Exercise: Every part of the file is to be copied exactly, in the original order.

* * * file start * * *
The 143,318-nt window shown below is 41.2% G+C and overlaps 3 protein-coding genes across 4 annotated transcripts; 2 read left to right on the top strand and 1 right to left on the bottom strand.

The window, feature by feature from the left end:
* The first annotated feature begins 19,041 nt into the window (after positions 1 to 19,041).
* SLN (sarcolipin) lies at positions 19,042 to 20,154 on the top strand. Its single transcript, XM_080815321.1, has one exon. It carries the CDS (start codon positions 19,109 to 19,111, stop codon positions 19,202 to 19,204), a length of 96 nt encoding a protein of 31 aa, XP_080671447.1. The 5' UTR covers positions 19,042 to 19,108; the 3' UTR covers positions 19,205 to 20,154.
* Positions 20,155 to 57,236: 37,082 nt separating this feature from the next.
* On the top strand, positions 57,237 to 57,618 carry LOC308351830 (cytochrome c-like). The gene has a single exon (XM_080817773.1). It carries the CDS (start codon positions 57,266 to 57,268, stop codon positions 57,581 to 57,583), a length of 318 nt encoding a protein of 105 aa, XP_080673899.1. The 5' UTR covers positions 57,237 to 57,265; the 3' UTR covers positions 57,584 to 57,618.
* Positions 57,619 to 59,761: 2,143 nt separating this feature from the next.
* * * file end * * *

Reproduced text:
The 143,318-nt window shown below is 41.2% G+C and overlaps 3 protein-coding genes across 4 annotated transcripts; 2 read left to right on the top strand and 1 right to left on the bottom strand.

The window, feature by feature from the left end:
* The first annotated feature begins 19,041 nt into the window (after positions 1 to 19,041).
* SLN (sarcolipin) lies at positions 19,042 to 20,154 on the top strand. Its single transcript, XM_080815321.1, has one exon. It carries the CDS (start codon positions 19,109 to 19,111, stop codon positions 19,202 to 19,204), a length of 96 nt encoding a protein of 31 aa, XP_080671447.1. The 5' UTR covers positions 19,042 to 19,108; the 3' UTR covers positions 19,205 to 20,154.
* Positions 20,155 to 57,236: 37,082 nt separating this feature from the next.
* On the top strand, positions 57,237 to 57,618 carry LOC308351830 (cytochrome c-like). The gene has a single exon (XM_080817773.1). It carries the CDS (start codon positions 57,266 to 57,268, stop codon positions 57,581 to 57,583), a length of 318 nt encoding a protein of 105 aa, XP_080673899.1. The 5' UTR covers positions 57,237 to 57,265; the 3' UTR covers positions 57,584 to 57,618.
* Positions 57,619 to 59,761: 2,143 nt separating this feature from the next.